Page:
While Kodak Ektar is extremely prominent and immediate in its rendering, the Kodakchrome II (the older one) has a very realistic and modest rendering – it is not as aggressive. We look at those great Kodachrome shots and while we are secretly wishing for tiny, tiny extra punch, Kodachrome is not giving it to us. It stands like a rock, reminding us to be humble and to get a grip, and exactly after this split second of reflection it happens. The photograph becomes extremely real. The colors are bright but not crazily saturated such as Velvia that occasionally makes you wonder if somebody slipped a ticket into your tall-double-caramel-thai-tea-iced-latte-with-skim-milk-double-cream-and-cinnamon. Also, the overall look is a bit brownish, earthy and the overall luminance is lower. You might concur that this is not “real”… Do not even dare to give me this crap about “preserving” reality and that most digital cameras have a more “realistic” rendering – your brain constantly adds its own color rendition to your visual perception based on things, such as mood, intention, weather, and things outside the frame that you saw but not the camera and that heavily change your perception of an image. The taken photograph does not contain any of these side-channels. How can it? It is a digital or analog representation of the frame and none of these additional channels. There is nothing wrong in adding them back later to reconstruct the mood etc. as good as possible. The rendering of Kodachrome is simply such an interpretation, an extremely refined one – any direct comparison of a Kodachrome slide with reality however would show that in quantitative terms the colors are “off”.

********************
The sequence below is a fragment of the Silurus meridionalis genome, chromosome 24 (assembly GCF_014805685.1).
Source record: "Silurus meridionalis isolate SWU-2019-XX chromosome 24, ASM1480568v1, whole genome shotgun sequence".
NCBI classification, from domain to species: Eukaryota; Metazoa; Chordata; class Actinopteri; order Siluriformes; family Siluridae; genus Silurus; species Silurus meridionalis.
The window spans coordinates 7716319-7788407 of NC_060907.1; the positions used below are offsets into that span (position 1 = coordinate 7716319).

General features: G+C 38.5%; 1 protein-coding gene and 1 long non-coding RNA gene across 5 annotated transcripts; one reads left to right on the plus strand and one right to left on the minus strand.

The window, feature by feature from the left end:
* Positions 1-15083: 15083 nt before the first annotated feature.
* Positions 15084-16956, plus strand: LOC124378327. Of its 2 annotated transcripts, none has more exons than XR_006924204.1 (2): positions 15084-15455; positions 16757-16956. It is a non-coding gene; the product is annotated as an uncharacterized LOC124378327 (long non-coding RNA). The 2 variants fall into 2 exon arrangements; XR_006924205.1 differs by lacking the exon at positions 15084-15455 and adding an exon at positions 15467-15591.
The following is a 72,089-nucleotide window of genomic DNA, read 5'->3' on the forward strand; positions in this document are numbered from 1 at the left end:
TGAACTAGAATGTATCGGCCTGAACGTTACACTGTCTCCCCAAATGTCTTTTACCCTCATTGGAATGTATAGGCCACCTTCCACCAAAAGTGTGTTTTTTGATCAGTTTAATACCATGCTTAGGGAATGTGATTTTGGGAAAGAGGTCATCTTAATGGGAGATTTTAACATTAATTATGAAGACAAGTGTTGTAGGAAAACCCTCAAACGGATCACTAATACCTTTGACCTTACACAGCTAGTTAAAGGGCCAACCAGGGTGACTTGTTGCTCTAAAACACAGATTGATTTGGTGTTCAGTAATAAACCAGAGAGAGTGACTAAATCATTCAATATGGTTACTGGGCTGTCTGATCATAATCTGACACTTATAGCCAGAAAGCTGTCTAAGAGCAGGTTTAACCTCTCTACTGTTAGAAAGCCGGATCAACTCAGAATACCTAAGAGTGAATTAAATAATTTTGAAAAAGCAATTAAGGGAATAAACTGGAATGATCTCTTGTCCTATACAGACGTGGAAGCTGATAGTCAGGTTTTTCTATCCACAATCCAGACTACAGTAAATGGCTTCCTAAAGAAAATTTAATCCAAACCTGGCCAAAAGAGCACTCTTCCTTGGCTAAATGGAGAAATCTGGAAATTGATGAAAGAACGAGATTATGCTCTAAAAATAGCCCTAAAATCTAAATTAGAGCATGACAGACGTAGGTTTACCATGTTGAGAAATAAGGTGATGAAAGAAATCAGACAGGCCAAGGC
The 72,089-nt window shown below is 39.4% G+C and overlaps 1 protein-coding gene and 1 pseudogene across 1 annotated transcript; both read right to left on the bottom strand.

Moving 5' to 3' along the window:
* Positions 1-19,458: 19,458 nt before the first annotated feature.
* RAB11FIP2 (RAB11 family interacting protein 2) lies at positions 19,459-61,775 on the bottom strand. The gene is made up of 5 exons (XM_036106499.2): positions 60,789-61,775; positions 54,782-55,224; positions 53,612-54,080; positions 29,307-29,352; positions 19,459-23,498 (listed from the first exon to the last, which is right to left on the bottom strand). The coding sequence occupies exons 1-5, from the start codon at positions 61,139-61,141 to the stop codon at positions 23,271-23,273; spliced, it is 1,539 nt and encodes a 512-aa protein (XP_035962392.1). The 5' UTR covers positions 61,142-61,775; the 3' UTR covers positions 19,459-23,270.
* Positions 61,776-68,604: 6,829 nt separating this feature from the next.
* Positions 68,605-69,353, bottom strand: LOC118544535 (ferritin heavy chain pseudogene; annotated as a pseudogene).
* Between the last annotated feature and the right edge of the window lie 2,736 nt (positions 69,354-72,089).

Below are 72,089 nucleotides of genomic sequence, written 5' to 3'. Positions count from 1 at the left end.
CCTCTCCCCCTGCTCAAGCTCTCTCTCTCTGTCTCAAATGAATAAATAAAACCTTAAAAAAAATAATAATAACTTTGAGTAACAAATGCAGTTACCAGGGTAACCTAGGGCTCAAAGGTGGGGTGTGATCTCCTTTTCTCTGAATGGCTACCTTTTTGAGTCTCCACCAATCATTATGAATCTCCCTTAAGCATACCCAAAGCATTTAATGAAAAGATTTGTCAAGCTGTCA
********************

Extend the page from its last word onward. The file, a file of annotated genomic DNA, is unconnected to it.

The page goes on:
While Kodachrome is not available anymore – damn you Eastman – Alien Skin Exposure does an extremely good job at emulating the rendering of films such as Kodachrome (and many more). Some people might disagree, and yes, it is not the real deal, but this is as good as it gets and it is good – very good in my opinion. Who wants to tell me that William Frank Fox does not simply look amazing together with his Mamiya 6 rangefinder, dressed in Kodachrome – come on!!!

Or check this one out. The reds of the wall, together with “summer greens” and the slightly brownish rendering of the skin? What else do you want? It always takes a great model as in this case – but the colors can make it or break it!

To give you a rather direct comparison to the Kodak Ektar rendering I went back to Atlantic station and took rather similar shots than when I went there for the Kodak Ektar Tribute. Timing was a bit different though – I went there around sunset. See for yourself and let me know what you think!!

Some more shots below in the gallery:

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6 thoughts on “Tribute to Kodachrome II

  1. Pingback: Visiting Besharat Gallery « Terence S Jones – a guy with a camera

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  3. Pingback: What is your favorite Kodak film? | News

  4. Pingback: First Roll of Film the Second Time Around | Jennifer Hartnett-Henderson